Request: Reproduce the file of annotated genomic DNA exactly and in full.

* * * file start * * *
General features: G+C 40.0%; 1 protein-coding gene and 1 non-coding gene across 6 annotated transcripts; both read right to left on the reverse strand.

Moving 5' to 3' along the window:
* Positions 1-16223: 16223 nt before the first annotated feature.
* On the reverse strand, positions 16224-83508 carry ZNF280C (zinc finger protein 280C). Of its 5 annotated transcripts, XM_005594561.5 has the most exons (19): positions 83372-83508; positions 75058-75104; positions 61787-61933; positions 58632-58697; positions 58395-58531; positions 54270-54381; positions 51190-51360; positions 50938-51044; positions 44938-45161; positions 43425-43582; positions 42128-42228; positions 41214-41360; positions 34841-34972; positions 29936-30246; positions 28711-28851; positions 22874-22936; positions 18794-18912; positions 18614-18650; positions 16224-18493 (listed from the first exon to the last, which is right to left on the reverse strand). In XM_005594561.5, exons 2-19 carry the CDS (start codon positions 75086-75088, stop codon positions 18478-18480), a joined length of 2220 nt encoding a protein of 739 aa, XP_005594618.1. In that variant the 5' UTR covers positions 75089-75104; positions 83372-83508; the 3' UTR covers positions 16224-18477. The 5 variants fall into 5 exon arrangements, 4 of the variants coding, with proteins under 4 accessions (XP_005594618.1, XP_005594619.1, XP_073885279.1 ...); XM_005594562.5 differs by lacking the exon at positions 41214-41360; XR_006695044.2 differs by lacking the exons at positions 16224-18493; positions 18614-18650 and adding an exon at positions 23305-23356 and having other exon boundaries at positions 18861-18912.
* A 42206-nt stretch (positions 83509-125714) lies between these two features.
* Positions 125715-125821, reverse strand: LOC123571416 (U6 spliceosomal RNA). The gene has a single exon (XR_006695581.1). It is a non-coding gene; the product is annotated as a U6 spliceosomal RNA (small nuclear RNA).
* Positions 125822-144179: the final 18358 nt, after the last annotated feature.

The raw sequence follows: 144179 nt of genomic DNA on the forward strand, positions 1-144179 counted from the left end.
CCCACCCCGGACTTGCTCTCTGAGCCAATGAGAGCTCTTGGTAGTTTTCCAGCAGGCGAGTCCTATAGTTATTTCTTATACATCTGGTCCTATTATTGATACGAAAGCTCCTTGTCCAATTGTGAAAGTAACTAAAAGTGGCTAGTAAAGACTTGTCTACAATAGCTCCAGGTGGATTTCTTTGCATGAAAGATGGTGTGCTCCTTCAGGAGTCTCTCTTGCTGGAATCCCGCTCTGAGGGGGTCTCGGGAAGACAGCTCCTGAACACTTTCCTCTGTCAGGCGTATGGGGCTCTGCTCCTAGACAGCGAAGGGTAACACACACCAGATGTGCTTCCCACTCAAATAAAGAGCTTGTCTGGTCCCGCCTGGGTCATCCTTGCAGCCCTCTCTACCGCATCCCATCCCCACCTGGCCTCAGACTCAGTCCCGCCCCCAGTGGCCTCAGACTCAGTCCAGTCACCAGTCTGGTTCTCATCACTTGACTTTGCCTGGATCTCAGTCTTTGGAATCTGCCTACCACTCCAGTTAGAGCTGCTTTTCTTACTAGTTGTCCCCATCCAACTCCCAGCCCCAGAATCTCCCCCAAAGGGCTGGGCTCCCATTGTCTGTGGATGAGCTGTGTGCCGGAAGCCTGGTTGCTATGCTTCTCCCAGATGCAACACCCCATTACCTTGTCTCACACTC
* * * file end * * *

General features: G+C 40.0%; 1 protein-coding gene and 1 non-coding gene across 6 annotated transcripts; both read right to left on the reverse strand.

Moving 5' to 3' along the window:
* Positions 1-16223: 16223 nt before the first annotated feature.
* On the reverse strand, positions 16224-83508 carry ZNF280C (zinc finger protein 280C). Of its 5 annotated transcripts, XM_005594561.5 has the most exons (19): positions 83372-83508; positions 75058-75104; positions 61787-61933; positions 58632-58697; positions 58395-58531; positions 54270-54381; positions 51190-51360; positions 50938-51044; positions 44938-45161; positions 43425-43582; positions 42128-42228; positions 41214-41360; positions 34841-34972; positions 29936-30246; positions 28711-28851; positions 22874-22936; positions 18794-18912; positions 18614-18650; positions 16224-18493 (listed from the first exon to the last, which is right to left on the reverse strand). In XM_005594561.5, exons 2-19 carry the CDS (start codon positions 75086-75088, stop codon positions 18478-18480), a joined length of 2220 nt encoding a protein of 739 aa, XP_005594618.1. In that variant the 5' UTR covers positions 75089-75104; positions 83372-83508; the 3' UTR covers positions 16224-18477. The 5 variants fall into 5 exon arrangements, 4 of the variants coding, with proteins under 4 accessions (XP_005594618.1, XP_005594619.1, XP_073885279.1 ...); XM_005594562.5 differs by lacking the exon at positions 41214-41360; XR_006695044.2 differs by lacking the exons at positions 16224-18493; positions 18614-18650 and adding an exon at positions 23305-23356 and having other exon boundaries at positions 18861-18912.
* A 42206-nt stretch (positions 83509-125714) lies between these two features.
* Positions 125715-125821, reverse strand: LOC123571416 (U6 spliceosomal RNA). The gene has a single exon (XR_006695581.1). It is a non-coding gene; the product is annotated as a U6 spliceosomal RNA (small nuclear RNA).
* Positions 125822-144179: the final 18358 nt, after the last annotated feature.

The raw sequence follows: 144179 nt of genomic DNA on the forward strand, positions 1-144179 counted from the left end.
CCCACCCCGGACTTGCTCTCTGAGCCAATGAGAGCTCTTGGTAGTTTTCCAGCAGGCGAGTCCTATAGTTATTTCTTATACATCTGGTCCTATTATTGATACGAAAGCTCCTTGTCCAATTGTGAAAGTAACTAAAAGTGGCTAGTAAAGACTTGTCTACAATAGCTCCAGGTGGATTTCTTTGCATGAAAGATGGTGTGCTCCTTCAGGAGTCTCTCTTGCTGGAATCCCGCTCTGAGGGGGTCTCGGGAAGACAGCTCCTGAACACTTTCCTCTGTCAGGCGTATGGGGCTCTGCTCCTAGACAGCGAAGGGTAACACACACCAGATGTGCTTCCCACTCAAATAAAGAGCTTGTCTGGTCCCGCCTGGGTCATCCTTGCAGCCCTCTCTACCGCATCCCATCCCCACCTGGCCTCAGACTCAGTCCCGCCCCCAGTGGCCTCAGACTCAGTCCAGTCACCAGTCTGGTTCTCATCACTTGACTTTGCCTGGATCTCAGTCTTTGGAATCTGCCTACCACTCCAGTTAGAGCTGCTTTTCTTACTAGTTGTCCCCATCCAACTCCCAGCCCCAGAATCTCCCCCAAAGGGCTGGGCTCCCATTGTCTGTGGATGAGCTGTGTGCCGGAAGCCTGGTTGCTATGCTTCTCCCAGATGCAACACCCCATTACCTTGTCTCACACTC